Who On Earth Is Donna Haraway? Why the Art World Can’t Get Enough of the Ecofeminist Cyborg Enthusiast, της Shannon Lee, δημοσίευση στο Artspace [6/10/2018]
Donna Haraway dwells in that elite strata of cult celebrity wherein a mere mention of her attendance is enough to attract lines out the door and down the block. Last year, Artspace’s editor-in-chief Loney Abrams found herself amidst such a throng outside of Anthology Film Archives for the New York premier of Fabrizio Terranova’s documentary Donna Haraway: Story Telling for Earthly Survival. “I didn’t get tickets in advance just because I figured it’d be a pretty niche event,” Loney recently recounted to me, “But so did the hundreds of people who also showed up to the sold-out screening.” It may well be a hallmark of Haraway fandom to underestimate the postmodern feminist’s influence and popularity—recommending a Donna Haraway book is not unlike introducing someone your favorite hole-in-the-wall restaurant in that your recommendee must be someone trusted enough to “get it”.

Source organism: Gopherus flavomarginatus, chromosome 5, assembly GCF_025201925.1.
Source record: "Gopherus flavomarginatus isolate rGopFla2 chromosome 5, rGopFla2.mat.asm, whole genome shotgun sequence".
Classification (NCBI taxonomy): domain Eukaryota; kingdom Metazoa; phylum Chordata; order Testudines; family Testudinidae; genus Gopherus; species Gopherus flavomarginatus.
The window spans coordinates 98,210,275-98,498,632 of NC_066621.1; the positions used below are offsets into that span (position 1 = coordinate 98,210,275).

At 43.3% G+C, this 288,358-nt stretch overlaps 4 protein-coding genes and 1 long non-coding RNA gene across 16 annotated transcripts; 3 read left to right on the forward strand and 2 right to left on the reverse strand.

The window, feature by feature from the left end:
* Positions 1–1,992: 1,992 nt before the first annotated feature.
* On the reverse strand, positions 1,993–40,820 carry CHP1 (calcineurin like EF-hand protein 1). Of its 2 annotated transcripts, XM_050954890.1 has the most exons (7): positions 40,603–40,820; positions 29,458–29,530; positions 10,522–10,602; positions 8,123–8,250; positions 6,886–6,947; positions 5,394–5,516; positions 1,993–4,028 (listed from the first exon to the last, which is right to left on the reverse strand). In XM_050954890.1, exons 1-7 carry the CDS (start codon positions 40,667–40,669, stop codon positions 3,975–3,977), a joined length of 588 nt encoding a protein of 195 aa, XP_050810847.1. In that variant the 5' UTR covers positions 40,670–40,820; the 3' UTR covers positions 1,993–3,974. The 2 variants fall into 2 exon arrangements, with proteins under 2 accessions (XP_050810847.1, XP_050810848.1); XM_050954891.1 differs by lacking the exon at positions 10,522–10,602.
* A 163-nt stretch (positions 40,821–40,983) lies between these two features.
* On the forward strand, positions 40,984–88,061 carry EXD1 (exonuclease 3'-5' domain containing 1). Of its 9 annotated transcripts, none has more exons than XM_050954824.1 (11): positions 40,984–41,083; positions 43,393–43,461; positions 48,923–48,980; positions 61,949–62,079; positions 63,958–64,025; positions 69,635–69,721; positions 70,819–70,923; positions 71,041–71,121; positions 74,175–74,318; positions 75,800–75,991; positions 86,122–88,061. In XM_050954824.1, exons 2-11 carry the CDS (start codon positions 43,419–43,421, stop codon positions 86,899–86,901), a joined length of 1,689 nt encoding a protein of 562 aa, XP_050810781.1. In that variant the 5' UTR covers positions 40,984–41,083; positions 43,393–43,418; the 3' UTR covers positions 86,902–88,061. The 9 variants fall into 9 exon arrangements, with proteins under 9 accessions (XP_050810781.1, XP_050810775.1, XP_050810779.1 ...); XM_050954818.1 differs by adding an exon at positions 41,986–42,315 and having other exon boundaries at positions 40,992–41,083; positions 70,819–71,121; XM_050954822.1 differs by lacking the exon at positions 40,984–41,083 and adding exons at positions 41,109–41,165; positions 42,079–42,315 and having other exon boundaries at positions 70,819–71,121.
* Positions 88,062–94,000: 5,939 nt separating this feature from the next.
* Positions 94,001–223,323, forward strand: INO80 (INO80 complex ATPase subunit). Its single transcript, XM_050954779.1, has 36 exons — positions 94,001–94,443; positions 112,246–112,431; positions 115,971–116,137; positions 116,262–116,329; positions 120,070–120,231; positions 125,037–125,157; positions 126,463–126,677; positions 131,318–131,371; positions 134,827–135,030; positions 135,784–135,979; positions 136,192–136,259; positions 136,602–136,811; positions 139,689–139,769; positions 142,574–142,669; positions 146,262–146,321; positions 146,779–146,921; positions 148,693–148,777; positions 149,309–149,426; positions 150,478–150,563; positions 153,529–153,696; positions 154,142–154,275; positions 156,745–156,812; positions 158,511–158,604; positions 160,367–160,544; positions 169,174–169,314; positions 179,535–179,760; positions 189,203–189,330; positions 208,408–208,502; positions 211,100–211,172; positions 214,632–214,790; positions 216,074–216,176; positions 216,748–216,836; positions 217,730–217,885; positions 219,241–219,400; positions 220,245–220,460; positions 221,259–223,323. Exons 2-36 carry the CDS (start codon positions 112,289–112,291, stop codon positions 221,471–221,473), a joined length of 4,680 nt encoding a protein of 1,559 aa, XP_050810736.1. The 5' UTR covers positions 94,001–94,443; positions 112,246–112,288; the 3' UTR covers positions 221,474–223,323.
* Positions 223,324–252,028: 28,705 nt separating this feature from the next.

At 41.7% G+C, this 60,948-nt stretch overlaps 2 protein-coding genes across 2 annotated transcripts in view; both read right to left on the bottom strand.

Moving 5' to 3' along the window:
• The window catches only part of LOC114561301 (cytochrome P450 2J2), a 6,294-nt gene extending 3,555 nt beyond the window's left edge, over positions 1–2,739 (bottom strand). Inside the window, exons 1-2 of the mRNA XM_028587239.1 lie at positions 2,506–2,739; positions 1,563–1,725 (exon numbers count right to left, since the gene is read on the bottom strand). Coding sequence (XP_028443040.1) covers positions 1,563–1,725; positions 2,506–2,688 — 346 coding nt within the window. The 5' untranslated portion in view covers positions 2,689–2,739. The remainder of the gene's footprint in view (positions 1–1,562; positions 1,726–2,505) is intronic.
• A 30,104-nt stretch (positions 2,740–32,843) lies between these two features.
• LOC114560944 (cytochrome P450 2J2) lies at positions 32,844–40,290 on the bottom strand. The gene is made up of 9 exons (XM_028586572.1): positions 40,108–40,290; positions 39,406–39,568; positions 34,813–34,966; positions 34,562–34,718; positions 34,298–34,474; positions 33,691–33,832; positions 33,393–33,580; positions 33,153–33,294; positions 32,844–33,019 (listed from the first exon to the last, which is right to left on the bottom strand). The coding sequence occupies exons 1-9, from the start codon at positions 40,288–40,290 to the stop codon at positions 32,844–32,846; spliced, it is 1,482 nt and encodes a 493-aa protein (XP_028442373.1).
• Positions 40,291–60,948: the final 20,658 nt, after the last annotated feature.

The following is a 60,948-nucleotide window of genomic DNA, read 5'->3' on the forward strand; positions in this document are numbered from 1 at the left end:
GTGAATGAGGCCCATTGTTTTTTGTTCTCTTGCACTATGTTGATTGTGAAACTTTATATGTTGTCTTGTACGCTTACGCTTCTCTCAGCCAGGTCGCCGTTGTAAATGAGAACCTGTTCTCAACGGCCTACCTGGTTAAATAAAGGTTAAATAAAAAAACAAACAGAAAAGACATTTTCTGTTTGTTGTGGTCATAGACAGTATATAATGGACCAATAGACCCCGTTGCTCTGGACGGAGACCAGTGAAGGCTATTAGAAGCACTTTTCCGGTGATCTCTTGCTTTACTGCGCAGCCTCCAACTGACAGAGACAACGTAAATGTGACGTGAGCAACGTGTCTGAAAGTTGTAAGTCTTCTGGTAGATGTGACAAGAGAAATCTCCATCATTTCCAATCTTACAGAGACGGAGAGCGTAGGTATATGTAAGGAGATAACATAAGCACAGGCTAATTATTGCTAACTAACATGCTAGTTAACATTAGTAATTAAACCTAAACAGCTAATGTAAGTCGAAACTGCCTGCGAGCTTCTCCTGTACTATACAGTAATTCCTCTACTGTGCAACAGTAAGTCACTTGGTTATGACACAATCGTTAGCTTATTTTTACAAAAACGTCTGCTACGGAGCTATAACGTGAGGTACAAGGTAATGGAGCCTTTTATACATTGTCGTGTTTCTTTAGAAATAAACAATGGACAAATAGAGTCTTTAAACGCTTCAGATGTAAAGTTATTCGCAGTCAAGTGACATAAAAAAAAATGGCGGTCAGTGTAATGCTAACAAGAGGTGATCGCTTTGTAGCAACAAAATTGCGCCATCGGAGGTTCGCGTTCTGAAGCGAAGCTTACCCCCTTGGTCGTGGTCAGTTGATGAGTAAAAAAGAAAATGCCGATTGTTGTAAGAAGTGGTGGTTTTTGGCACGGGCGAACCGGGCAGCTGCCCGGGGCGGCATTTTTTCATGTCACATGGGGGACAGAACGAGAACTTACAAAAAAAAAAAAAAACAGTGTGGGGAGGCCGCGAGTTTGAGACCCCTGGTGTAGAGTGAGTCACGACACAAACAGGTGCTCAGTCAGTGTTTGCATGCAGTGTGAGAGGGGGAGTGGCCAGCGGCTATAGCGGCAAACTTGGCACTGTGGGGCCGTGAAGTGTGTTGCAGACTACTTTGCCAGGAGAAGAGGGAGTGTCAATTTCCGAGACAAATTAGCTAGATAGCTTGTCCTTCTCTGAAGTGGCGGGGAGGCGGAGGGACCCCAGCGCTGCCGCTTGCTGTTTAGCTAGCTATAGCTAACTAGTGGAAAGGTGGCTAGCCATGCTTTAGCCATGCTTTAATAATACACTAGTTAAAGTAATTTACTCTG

While she may not exactly be a mainstream figure to those in the scientific field, Haraway’s highly progressive scholarship and unorthodox approach has earned her high regard within the artistic community. This past year, her ranking on ArtReview’s Power 100 list skyrocketed from 43rd to third, just under conceptual artist Pierre Huyghe and artist-theorist Hito Steyerl, and even Steyerl has drawn inspiration from Haraway’s work. For example, the Berlin-based artist’s landmark 2015 installation Factory of the Sun was largely inspired by a quote from Donna Haraway’s seminal 1985 essay, A Cyborg Manifesto, which reads, “Our best machines are made of sunshine; they are all light and clean because they are nothing but signals.” Haraway also happened to be on the same advisory committee for Documenta 13 as Peter Huyghe in 2012.
Για περισσότερα δες εδώ.